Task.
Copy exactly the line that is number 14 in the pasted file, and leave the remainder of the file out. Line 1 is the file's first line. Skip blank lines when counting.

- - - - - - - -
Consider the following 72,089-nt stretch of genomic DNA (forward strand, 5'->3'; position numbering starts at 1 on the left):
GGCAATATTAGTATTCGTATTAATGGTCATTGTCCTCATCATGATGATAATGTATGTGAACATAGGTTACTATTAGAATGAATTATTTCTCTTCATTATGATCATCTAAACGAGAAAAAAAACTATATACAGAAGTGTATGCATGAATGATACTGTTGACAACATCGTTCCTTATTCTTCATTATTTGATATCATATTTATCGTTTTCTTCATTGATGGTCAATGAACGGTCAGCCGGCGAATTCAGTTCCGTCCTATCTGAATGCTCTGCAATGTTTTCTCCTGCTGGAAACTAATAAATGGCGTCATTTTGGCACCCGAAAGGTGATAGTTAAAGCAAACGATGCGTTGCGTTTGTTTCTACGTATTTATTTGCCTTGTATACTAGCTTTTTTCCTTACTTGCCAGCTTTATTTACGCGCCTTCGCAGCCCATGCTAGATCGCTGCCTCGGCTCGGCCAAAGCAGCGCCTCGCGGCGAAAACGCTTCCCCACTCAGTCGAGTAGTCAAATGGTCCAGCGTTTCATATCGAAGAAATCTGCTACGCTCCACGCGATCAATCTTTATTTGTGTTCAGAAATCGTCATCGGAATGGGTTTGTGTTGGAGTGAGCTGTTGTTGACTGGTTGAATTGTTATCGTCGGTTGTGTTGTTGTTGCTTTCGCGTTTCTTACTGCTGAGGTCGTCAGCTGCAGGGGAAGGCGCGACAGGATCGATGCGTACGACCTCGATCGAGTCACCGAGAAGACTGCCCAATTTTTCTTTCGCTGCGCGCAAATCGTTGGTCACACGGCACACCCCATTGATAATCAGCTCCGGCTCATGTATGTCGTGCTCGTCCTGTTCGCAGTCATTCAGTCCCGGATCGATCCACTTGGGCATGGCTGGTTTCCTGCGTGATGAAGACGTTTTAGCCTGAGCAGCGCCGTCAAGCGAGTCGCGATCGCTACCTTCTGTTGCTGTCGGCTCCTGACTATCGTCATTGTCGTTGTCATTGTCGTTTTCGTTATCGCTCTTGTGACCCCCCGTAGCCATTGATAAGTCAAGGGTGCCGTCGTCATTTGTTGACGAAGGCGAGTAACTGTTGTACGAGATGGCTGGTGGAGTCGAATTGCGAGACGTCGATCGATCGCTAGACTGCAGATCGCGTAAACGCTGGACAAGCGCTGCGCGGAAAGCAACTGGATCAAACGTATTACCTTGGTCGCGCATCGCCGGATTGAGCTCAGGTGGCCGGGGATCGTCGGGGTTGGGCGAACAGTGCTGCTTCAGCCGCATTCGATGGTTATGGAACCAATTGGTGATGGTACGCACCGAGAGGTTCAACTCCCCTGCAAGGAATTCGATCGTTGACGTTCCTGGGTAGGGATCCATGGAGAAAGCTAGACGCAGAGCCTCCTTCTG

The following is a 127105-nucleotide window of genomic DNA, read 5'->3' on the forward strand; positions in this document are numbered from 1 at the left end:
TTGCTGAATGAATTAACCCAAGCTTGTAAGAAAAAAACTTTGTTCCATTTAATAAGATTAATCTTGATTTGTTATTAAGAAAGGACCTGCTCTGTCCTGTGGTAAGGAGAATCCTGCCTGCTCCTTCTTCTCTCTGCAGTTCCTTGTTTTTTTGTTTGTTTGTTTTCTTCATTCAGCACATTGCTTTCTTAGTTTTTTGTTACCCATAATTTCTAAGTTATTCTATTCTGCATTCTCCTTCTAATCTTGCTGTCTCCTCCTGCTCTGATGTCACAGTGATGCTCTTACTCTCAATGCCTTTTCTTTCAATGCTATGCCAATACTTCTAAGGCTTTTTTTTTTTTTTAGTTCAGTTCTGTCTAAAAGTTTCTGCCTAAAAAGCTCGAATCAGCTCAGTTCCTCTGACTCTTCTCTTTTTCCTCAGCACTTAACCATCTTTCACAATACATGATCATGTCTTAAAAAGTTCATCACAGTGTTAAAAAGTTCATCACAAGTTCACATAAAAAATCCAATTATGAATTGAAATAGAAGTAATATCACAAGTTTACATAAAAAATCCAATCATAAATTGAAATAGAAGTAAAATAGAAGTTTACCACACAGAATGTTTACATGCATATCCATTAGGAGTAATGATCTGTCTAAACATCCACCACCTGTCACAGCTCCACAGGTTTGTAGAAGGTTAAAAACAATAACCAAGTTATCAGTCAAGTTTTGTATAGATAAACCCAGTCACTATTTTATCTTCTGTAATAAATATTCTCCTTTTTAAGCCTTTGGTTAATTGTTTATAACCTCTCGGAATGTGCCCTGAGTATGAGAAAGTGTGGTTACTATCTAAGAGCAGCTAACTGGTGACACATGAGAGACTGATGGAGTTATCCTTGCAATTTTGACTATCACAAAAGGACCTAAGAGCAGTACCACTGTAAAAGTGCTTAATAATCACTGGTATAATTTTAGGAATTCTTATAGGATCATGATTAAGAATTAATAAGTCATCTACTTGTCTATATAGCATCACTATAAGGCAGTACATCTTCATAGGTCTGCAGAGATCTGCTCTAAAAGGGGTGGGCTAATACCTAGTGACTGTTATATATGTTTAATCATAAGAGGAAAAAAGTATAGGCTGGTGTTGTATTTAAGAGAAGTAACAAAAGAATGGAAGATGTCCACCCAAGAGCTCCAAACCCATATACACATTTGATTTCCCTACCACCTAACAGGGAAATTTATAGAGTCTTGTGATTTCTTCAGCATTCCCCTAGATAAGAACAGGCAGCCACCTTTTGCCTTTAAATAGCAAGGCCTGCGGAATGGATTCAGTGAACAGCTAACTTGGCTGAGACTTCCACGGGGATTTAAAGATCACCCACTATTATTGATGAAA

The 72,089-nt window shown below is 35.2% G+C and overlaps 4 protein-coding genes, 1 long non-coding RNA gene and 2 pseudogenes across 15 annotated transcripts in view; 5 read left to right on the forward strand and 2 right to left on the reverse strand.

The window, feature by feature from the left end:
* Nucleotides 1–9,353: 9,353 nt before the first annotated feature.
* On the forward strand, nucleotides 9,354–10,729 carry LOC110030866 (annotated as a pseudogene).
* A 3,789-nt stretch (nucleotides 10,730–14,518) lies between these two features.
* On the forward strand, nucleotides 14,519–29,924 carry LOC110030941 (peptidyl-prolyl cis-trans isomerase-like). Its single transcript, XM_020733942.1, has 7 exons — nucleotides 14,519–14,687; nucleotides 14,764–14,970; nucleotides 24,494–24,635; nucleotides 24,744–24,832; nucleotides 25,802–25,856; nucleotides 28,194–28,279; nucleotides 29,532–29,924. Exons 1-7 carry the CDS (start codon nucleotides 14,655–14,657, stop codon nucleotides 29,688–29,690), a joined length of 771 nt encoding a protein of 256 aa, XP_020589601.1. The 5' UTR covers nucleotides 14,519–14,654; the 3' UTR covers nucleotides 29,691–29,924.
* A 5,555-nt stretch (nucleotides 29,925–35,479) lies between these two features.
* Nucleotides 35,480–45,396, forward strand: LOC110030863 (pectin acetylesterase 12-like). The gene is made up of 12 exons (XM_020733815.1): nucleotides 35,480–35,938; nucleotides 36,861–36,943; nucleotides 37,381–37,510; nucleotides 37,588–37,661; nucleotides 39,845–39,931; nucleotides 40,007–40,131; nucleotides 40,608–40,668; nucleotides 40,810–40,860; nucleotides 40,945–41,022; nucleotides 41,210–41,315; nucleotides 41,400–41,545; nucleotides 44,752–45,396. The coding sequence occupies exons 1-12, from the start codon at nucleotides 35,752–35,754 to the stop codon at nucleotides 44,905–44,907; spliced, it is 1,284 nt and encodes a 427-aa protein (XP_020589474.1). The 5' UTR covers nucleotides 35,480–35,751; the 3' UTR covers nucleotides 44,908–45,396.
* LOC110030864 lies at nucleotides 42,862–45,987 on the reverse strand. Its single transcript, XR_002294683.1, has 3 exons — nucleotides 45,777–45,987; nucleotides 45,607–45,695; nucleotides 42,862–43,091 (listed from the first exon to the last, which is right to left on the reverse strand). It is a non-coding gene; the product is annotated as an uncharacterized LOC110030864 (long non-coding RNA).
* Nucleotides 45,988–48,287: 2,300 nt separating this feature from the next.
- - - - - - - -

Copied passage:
* Nucleotides 45,988–48,287: 2,300 nt separating this feature from the next.